of a magnet is attracted to
  earth’s north pole because that
  is the magnetic south pole.
• The south pole of a magnet
  is attracted to the earth’s
  south pole because that
  is the magnetic north pole.
• Extends several tens of thousands of km into space.
• Protects Earth from solar winds.
             Dynamo Theory
• The dynamo theory proposes a mechanism by
  which a celestial body such as the Earth
  generates a magnetic field.
• In the case of the Earth, the
  magnetic field is induced and
  constantly maintained by the
  convection of liquid iron in the
  outer core.
  Magnetic field of Earth is not stable
• The magnetic poles of Earth wander up to 15 km
  every year.
• Based upon the study of lava flows throughout
  the world, Earth's magnetic field reverses at
  intervals, ranging from tens of thousands to
  many millions of years, with an average interval
  of approximately 250,000 years.
• The last reversal is theorized to
  have occurred 780,000 years ago.
    Other Planets’ Magnetic Fields
• The sun also has a strong magnetic field.
  Evidence seen in sun spots.
  – They occur in pairs.
  – They also peak at an 11-year cycle, which
    coincides with the flipping of the sun’s magnetic
• Jupiter’s magnetic field is 10 times the
  strength of Earth’s.
• The moon has no magnetic core, and hence,
  no magnetic field.
• Charged particles from the sun become
  trapped in Earth’s magnetic field.
• This occurs near the magnetic poles.
• These charged particles collide with electrons of
  the atoms in our atmosphere and transfer their
• The colors of the lights are determined by the type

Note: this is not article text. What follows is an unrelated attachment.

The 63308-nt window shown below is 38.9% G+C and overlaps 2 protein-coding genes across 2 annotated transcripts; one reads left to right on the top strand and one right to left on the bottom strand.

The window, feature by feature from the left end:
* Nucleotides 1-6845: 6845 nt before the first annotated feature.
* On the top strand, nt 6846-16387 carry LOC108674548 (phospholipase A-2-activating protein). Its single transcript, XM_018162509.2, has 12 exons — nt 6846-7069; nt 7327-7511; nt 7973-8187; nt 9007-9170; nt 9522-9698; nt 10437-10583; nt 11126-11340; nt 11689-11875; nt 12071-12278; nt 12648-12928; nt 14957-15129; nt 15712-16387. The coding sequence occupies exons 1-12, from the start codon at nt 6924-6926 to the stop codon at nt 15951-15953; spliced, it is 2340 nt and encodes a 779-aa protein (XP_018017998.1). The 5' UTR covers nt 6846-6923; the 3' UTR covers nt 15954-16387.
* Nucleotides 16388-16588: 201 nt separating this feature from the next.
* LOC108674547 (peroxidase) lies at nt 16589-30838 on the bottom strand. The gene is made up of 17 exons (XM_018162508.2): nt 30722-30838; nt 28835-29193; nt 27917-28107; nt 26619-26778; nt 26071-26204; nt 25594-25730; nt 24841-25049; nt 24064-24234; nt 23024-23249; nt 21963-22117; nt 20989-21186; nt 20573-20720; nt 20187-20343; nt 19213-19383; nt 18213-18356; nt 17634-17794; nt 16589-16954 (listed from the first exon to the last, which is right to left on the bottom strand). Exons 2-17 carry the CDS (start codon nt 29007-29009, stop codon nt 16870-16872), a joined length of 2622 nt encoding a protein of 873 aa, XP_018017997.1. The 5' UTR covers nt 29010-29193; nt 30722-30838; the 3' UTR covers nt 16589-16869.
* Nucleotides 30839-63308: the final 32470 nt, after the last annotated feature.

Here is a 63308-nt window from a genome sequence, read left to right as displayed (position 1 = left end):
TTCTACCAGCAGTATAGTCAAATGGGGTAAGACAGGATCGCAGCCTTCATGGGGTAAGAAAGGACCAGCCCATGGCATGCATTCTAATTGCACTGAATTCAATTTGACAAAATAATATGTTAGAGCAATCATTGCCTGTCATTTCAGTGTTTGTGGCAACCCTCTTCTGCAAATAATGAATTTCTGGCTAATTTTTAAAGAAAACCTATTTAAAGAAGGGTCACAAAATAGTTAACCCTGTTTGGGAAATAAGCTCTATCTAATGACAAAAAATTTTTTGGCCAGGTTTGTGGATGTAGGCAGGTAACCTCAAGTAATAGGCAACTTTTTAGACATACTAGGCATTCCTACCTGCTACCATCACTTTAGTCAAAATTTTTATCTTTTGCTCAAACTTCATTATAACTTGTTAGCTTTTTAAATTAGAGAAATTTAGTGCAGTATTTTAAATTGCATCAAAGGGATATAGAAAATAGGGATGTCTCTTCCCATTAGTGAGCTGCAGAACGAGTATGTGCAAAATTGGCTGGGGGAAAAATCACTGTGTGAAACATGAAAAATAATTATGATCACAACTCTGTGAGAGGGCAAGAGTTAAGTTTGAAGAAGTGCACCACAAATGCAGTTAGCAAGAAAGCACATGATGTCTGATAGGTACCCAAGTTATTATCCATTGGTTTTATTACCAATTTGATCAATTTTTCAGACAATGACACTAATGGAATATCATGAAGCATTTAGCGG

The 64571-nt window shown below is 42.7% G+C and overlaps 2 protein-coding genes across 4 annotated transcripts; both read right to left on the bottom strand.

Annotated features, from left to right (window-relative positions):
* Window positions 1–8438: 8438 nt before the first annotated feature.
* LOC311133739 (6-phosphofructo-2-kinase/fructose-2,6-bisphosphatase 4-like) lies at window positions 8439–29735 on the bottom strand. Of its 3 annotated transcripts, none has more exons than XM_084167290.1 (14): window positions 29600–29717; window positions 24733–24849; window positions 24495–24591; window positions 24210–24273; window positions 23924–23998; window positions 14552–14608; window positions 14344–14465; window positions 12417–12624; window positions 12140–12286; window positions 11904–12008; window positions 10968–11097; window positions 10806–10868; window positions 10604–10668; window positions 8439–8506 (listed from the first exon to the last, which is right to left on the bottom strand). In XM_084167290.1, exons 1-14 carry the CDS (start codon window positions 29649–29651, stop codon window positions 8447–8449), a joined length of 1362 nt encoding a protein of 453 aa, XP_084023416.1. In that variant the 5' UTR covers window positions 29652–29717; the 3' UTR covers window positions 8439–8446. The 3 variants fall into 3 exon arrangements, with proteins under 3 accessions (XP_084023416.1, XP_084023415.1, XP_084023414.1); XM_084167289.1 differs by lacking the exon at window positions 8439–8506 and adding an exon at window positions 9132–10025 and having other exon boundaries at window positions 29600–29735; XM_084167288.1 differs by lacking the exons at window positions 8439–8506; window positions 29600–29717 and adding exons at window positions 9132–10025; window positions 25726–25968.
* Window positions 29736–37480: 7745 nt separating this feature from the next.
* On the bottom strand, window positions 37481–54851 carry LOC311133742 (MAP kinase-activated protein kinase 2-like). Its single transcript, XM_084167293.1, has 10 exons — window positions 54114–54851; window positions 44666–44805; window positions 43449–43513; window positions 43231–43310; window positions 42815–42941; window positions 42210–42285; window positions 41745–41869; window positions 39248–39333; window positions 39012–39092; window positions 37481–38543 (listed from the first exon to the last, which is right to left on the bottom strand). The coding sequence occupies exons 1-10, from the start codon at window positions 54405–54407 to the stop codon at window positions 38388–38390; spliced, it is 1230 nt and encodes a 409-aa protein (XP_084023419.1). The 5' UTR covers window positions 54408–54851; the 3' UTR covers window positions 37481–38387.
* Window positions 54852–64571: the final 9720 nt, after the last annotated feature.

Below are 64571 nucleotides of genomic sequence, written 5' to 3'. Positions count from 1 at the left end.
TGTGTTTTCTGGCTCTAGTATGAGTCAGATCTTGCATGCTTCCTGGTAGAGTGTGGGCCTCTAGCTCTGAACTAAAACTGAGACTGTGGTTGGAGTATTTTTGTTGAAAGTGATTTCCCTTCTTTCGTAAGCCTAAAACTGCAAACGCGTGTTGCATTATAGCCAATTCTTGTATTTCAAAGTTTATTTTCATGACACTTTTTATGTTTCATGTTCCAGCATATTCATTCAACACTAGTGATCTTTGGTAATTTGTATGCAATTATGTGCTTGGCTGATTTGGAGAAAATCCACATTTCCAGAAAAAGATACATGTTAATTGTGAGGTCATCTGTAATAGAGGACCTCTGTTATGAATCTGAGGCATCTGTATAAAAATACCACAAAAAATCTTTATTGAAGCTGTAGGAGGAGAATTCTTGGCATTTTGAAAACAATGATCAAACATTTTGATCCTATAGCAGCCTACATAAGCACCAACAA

of gases in the atmosphere.
  – O2 releases green light; N2 releases red light
• aurora borealis (northern lights); aurora australis
  (southern lights)
             Neutron Stars

• The most intense magnetic field ever found in
  the universe has been observed around a
  neutron star 40,000 light years from Earth.
• Neutron stars are compact objects that are
  created during supernova explosions.
• The magnetic field of a Neutron Star is
  estimated to be one thousand trillion times
  the strength of Earth's magnetic field.
                 Animal Migration
• Some animal species do have the
  ability to detect the magnetic field,
  & they use it to make their migrations.
• Bats and sea turtles use magnetic
  information to find their way.
• We're not 100 percent sure how animals detect the
  magnetic field, but small particles of magnetite have
  been found in the brains of some species. Those
  particles may be reacting to the magnetic field and
  activating nerves in such a way as to send orientation
  information to the animal's brain.
           Bacteria & Magnets
• Some bacteria have a chain of magnetite as part of
  their internal structure
• They use this magnetite to find their way in swamps
• Bacteria in the northern hemisphere have magnetite
  that are opposite in polarity than the bacteria with
  magnetite in the southern hemisphere.
• Animal Migration Video